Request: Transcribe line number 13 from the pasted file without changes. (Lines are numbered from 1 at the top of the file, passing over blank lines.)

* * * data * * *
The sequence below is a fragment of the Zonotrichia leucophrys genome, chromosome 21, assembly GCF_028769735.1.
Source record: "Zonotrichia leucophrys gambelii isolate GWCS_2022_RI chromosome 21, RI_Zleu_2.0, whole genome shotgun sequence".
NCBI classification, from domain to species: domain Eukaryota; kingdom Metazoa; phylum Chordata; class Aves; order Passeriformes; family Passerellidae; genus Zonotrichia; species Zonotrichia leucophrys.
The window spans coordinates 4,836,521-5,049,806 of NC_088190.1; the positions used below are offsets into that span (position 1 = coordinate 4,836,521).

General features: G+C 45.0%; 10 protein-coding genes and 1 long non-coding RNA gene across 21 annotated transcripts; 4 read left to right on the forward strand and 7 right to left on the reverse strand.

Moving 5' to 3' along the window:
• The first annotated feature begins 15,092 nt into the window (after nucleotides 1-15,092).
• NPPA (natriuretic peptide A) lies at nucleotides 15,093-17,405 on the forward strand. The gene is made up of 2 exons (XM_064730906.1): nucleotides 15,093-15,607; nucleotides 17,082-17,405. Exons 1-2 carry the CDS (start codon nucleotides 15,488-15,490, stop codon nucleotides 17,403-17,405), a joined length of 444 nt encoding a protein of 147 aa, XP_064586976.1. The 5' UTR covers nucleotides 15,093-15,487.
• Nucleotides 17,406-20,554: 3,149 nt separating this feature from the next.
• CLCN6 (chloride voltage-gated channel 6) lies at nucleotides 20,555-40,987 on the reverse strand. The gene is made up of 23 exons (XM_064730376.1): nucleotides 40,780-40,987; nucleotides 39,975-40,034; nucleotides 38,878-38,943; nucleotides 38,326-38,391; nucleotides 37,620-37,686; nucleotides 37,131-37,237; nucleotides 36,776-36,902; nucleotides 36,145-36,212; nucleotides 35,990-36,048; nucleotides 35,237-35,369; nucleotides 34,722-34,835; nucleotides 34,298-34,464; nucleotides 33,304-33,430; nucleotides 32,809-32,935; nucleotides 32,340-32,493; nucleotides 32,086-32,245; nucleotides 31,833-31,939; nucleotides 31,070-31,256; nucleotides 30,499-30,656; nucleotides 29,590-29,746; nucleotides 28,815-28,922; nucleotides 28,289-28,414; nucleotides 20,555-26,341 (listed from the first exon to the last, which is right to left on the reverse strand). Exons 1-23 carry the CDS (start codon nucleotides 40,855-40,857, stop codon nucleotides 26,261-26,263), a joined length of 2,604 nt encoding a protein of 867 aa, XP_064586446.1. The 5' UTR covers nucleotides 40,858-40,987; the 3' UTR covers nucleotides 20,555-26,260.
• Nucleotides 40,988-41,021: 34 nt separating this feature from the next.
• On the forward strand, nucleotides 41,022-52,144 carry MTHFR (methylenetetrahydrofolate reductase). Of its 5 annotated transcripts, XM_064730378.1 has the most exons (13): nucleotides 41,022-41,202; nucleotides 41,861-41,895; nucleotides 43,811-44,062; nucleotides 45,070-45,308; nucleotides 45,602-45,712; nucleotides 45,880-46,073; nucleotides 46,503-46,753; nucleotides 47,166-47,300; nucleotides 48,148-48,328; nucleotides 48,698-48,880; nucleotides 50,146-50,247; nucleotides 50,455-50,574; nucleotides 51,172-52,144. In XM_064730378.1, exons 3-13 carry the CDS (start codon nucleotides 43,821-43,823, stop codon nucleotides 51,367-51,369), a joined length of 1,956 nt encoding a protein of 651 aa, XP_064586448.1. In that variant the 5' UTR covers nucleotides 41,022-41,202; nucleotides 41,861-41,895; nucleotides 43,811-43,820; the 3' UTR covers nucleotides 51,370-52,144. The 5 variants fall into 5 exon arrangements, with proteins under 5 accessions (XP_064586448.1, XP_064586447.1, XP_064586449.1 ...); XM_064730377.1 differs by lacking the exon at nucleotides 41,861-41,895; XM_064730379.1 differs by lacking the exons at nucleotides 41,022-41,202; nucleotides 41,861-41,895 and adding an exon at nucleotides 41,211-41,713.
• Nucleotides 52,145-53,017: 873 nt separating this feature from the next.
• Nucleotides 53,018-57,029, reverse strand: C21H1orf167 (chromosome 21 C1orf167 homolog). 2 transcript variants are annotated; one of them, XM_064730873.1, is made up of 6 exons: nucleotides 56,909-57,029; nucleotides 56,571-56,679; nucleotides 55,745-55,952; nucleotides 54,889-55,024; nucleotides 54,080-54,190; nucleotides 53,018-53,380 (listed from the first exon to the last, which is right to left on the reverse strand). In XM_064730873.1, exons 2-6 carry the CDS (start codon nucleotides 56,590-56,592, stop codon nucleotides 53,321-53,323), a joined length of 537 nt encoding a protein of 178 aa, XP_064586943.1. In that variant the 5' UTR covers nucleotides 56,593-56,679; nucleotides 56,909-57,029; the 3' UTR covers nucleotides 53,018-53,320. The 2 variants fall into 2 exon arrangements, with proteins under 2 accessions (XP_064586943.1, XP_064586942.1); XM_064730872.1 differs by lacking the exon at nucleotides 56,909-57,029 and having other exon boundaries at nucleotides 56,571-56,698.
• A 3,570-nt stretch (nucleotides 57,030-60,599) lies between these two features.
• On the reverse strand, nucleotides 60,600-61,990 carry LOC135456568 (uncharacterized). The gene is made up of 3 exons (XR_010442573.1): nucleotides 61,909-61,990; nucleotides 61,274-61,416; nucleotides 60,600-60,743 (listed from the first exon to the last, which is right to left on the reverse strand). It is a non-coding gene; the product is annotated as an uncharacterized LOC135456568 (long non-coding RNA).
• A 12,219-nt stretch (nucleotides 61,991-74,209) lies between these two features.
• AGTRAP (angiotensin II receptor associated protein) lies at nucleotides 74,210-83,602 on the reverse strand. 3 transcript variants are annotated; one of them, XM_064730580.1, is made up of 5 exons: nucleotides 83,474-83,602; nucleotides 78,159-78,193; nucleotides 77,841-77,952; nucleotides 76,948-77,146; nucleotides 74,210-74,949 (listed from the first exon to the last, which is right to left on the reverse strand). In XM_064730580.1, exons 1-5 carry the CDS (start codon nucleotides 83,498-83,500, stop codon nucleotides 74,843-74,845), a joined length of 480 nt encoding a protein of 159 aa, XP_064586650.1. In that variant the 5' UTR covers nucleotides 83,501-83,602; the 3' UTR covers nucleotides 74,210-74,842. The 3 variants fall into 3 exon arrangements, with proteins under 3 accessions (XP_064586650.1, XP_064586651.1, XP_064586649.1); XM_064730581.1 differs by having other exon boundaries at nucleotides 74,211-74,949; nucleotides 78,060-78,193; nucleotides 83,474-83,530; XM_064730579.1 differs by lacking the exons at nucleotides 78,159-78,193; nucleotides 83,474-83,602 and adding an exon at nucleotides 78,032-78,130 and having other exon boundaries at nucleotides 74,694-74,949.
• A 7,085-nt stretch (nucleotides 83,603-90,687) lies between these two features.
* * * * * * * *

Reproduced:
• Nucleotides 52,145-53,017: 873 nt separating this feature from the next.